Saturday, January 20, 2007

Finding C header files on OS X

This is a very simple yet interesting problem. By the way; simple things are interesting a lot of times, because simple does not mean easy. The problem I had at hand was to determine the range of different data types on my ibook. Yes, that is right, on my ibook with PowerPC architecture.

I know that I should be able to find the answer in limits.h file. So my task was to find limits.h file. Hmmm.. sounds too easy right. You bet!

I started with searching for limits.h in spotlight. But alas, spotlight does not search in 'hidden' folders by default and I got pretty useless results. Then I used 'find' command on the terminal. But it gave me a scrolling screen of results and I realized that this approach was not going to work optimally. So I needed a different thought process. OK. Lets step back and think what I want. I want to find a header file that gcc would use. So I searched where all header files would be stored. This location will be /usr/include. Now this directory will have a bunch of folders such as gcc, ppc etc. This /usr/include folder will contain the header files required for C. If you go to gcc folder, you will be able to go to the folder for the C++ compiler on your machine e.g. /usr/include/gcc/darwin/4.0/c++ etc. You will notice that the C++ header files do not display the .h extension the way C header files do.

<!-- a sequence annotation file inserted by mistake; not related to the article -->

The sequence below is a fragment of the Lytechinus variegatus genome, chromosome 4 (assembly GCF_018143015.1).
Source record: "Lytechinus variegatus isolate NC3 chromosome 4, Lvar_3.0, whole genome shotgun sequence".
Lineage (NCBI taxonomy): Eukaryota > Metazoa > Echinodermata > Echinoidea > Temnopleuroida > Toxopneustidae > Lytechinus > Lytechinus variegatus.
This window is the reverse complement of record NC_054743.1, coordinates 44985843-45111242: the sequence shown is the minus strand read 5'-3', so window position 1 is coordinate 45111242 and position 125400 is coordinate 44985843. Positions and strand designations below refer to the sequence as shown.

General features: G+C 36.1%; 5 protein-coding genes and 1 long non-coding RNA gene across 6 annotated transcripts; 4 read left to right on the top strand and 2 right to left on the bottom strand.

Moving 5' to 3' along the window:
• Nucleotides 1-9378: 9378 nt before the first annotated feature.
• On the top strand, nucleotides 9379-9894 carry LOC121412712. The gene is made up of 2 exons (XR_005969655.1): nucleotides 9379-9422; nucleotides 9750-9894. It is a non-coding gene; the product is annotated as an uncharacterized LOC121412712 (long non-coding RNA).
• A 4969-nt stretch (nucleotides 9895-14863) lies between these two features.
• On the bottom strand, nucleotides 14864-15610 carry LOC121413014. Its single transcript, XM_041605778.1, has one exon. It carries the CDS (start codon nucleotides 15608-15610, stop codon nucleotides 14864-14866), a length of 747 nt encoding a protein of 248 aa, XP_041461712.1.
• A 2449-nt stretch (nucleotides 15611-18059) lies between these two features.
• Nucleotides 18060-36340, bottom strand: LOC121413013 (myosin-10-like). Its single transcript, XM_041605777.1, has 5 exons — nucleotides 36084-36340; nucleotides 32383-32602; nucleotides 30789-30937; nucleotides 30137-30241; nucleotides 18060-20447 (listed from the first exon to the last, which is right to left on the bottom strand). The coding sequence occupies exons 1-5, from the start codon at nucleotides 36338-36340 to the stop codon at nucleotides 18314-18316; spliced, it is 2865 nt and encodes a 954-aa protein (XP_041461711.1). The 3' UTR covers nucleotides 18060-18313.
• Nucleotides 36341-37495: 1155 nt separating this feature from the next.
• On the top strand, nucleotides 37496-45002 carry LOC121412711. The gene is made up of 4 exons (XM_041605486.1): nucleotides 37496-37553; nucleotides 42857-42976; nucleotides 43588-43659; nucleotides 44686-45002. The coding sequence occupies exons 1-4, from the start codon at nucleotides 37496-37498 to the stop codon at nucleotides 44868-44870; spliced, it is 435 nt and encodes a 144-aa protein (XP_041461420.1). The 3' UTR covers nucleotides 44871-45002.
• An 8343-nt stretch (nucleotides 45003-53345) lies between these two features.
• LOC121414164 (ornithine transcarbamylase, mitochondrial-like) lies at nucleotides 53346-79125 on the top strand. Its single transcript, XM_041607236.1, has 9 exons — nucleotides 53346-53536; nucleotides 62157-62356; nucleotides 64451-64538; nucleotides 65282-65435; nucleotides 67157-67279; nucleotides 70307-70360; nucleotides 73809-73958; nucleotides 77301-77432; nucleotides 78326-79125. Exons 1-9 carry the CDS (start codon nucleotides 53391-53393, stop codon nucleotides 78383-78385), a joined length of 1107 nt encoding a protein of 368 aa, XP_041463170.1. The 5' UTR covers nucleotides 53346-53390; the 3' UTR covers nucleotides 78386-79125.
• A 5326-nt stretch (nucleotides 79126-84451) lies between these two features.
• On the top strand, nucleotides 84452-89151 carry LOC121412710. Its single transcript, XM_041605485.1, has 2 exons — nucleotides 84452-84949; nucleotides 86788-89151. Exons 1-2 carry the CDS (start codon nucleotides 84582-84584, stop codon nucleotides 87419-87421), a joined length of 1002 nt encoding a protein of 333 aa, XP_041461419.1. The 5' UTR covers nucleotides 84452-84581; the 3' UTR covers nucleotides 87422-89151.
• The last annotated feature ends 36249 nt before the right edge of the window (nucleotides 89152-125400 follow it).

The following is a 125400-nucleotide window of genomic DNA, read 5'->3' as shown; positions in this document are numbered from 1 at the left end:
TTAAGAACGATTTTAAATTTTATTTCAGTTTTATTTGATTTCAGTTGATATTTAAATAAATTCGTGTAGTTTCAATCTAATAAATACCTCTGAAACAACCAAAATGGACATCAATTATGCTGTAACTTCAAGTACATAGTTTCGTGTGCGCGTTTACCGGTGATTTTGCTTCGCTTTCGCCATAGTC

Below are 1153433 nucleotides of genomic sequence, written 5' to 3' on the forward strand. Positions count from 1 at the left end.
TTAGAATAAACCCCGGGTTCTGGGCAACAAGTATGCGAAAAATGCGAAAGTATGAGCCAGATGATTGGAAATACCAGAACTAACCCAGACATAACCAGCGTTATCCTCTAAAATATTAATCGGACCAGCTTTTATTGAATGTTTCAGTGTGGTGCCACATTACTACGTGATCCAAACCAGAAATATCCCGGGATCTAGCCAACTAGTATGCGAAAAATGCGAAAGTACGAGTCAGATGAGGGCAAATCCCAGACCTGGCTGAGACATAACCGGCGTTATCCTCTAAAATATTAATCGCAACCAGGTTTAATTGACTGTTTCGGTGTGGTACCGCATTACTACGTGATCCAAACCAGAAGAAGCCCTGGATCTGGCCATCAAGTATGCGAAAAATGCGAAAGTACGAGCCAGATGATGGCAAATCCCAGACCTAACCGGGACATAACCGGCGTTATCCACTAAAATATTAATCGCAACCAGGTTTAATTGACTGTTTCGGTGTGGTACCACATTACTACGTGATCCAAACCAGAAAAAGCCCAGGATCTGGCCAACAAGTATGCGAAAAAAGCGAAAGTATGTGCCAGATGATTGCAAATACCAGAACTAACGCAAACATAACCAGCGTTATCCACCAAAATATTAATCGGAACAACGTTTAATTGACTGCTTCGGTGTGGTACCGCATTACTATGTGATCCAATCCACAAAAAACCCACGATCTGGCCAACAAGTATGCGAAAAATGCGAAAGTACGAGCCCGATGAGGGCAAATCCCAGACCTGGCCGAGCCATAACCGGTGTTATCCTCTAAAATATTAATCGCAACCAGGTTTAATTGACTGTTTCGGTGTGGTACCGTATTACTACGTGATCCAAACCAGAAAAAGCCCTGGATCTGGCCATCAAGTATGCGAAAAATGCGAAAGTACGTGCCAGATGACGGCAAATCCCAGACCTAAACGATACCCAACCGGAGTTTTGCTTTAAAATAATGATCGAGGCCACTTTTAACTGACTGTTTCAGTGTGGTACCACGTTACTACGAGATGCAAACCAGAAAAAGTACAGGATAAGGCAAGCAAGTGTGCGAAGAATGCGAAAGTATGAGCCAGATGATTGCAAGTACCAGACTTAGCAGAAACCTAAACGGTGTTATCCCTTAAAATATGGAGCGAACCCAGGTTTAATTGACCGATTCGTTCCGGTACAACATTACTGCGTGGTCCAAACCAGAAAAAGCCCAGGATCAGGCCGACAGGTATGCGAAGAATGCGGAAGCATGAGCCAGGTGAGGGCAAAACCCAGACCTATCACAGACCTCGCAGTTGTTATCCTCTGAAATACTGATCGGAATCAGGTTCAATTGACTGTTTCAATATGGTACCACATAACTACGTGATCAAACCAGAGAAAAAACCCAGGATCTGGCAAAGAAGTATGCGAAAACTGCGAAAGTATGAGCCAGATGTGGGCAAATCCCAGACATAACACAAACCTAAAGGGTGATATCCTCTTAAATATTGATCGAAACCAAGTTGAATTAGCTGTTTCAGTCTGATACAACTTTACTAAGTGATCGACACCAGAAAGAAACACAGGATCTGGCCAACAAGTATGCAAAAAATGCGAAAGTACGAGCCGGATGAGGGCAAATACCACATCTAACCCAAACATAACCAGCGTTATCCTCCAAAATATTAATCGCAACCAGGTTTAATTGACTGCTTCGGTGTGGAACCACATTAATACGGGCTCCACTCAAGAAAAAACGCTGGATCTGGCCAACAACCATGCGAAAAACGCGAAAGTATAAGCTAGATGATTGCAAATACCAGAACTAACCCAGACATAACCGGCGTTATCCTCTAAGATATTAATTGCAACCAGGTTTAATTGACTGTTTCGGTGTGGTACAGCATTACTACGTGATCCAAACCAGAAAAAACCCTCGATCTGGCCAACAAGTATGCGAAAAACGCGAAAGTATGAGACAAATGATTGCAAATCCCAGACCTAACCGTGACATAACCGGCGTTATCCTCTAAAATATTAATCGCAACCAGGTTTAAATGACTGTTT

Well anyways, so I opened the limits.h file in /usr/include. But hey.. wait a minute. where are all the variables in this file i.e. where is, CHAR_BIT or CHAR_MAX? That means there must be another limits.h file. To find the correct file, you have to go to the folder /usr/include/ppc. There was another limits.h file. Now this file had all the variables that I needed.

Now it falls into place. The parent folder /usr/include is correct. But since my ibook has PowerPC architecture, the relevant header files would be stored in a separate folder which is ppc.

Although this exercise took some time out of my weekend , it was worth it. I always wanted to find where all these files are stored. The joy of finding something on your own is unique and now I am sure I will never forget it. And I should acknowledge help of web search in the process.

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4 Comments:

At 12:05 PM, Anonymous Anonymous said...

"Although this exercise took some time out of my weekend , it was worth it. I always wanted to find where all these files are stored. The joy of finding something on your own is unique and now I am sure I will never forget it. And I should acknowledge help of Google search in the process. " These sentences were enough for inspiring the researcher in me too.Thanks , I have been able to find the location of all these files for my system too. Thanks to google too.

 
At 6:15 PM, Blogger John said...

You can do this extremely simply using the 'open' command. The -h flag searches all header files.

open -a Textmate (or whatever app) -h yourheader.h

 
At 3:28 PM, Anonymous Justin said...

Or you could write simple program:

#include <vector>
using namespace std;

int main(){
vector<double> a;
int b = a.at(1,2,3);//Nonsense
return 0;
}

Compile this and g++ will say: that vector has no at(int, int, int) function but in
/path/to/headerfile/vector.h
there is at(size_t)

 
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